Liberty also alleged that the complaint is barred by D&W's "unclean hands, and by its collusion with the plaintiff in the Underlying Lawsuit and with that plaintiff's attorney." (Tenth Affirmative Defense.) Pennsylvania law applies "the duty to act in good faith to each party to an insurance contract, including the insured." Jung v. Nationwide Mut. Fire Ins. Co., 949 F. Supp. 353, 360-61 (E.D. Pa. 1997) (quotation omitted). Pennsylvania law requires that a settlement entered without the insurers' knowledge or consent must be reasonable and in good faith and non-collusive, even if the insurer breached its duty to defend. Babcock & Wilcox Co. v. Am. Nuclear Insurers, 76 A.3d 1, 22 (Pa. Super. Ct. 2013). "Among the indicators of [an insured's] bad faith and collusion are unreasonableness, misrepresentation, concealment, secretiveness, lack of serious negotiations on damages, attempts to affect the insurance coverage, profit to the insured, and attempts to harm the interest of the insurer." Cont'l Cas. Co. v. Westerfield, 961 F. Supp. 1502, 1505 (D.N.M. 1997) (quoting Stephen R. Schmidt, The Bad Faith Setup, 29 Tort & Ins. L. J. 705, 728 (1994)), affirmed, 74 F.App'x 703 (10th Cir. 2001). As evidence of collusion, Liberty points to the fact that at the time of the settlement, Mr. Fernandez withdrew his claim for punitive damages, so that it would not appear that D&W was paying money to Mr. Fernandez to settle a claim not covered by the terms of the Liberty insurance policy. Furthermore, Liberty notes that D&W now is represented by Mr. Fernandez's counsel and that D&W had secretly agreed to pay Mr. Fernandez a large portion, i.e., $250,000.00, of any monies received by D&W from its bad faith action against Liberty.
Under Pennsylvania law, an insurer has no duty to indemnify its insured to the extent that any amounts paid by the insured are in satisfaction of claims for punitive damages. TIG Ins. Co. v. Nobel Learning Communities, Inc., 2002 WL 1340332, at *15 (E.D. Pa. June 18, 2002).
The court finds that if proven, these two affirmative defenses, without limitation, are valid defenses to D&W's action. The facts alleged by Liberty are sufficient for it to take discovery into the areas of D&W's alleged voluntary payment made without the consent of Liberty and D&W's bad faith. Because Liberty has shown that the depositions of Mr. Fernandez and his attorneys who negotiated the challenged settlement are relevant to Liberty's affirmative defenses, the court will permit the deposition of Mr. Fernandez to proceed. In addition, Liberty may take the deposition of D&W's attorneys from the Underlying Action, Alan Milstein, Esquire and Edward Hovatter, Esquire, to explore this area of inquiry. After those depositions are concluded, should Liberty believe that it needs to obtain further information from Messrs. Lynam and Villari, it shall make a renewed application to the court. The court defers ruling on this issue now since the information sought by Liberty may be available from other sources.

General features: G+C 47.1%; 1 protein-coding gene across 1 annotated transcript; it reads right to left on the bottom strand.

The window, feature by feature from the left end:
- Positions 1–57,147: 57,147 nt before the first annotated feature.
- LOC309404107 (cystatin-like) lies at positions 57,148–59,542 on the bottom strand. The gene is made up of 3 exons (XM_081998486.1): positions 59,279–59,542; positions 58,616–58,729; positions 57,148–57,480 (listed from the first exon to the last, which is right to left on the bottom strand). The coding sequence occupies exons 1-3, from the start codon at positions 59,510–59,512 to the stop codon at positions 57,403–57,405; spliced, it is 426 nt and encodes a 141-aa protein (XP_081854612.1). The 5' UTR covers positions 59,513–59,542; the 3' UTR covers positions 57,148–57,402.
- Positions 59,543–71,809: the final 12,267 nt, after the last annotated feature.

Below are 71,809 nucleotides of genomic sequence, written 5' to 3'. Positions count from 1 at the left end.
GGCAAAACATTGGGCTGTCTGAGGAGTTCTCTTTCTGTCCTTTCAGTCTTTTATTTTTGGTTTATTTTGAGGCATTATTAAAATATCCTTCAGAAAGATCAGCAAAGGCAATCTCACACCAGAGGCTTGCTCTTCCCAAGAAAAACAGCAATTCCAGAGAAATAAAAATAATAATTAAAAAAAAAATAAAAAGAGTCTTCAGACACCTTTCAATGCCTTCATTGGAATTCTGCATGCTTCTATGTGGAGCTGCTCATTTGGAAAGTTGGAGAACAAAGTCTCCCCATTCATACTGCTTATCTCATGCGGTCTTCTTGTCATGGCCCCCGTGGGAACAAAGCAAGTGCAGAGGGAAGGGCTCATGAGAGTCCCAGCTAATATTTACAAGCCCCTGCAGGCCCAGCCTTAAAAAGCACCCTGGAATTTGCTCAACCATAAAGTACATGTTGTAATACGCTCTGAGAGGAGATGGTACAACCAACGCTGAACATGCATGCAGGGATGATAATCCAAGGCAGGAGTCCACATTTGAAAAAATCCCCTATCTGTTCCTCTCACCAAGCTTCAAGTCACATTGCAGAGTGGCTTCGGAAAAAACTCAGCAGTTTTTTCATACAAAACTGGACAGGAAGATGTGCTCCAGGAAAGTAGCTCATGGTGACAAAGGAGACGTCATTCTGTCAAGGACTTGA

3. D&W's Motion to Compel Defendants to Produce Nancy Brown, Esquire for a Deposition (Doc. No. 16) and Liberty's Response (Doc. No. 26)
For the reasons set forth below, D&W's Motion (Doc. No. 16) is DENIED. D&W seeks the deposition of Nancy Brown, Esquire who is an attorney for Liberty. Ms. Brown responded to D&W's request for the litigation and claim files of the Fernandez matter after the Underlying Action settled in September 2013. At oral argument on the discovery motions, counsel for D&W admitted that D&W sent its first letter to Liberty threatening a bad faith lawsuit in May, 2013. (N.T., 1/14/15, at 16.) It appears that Ms. Brown first had contact with this matter in approximately December 2013. (Liberty's Resp. (Doc. No. 26) at 4.) Upon receipt of D&W's request for the litigation and claim files, Ms. Brown sent those files to counsel at another office to consider the propriety of their production in light of the threats of a bad faith claim. At that time, this action by Ms. Brown was reasonable because D&W already had sent a letter threatening a bad faith claim months earlier, in May 2013. Also, at that time, D&W had retained Mr. Fernandez's prior counsel, Messrs. Lynam and Villari, to prosecute a bad faith claim against Liberty.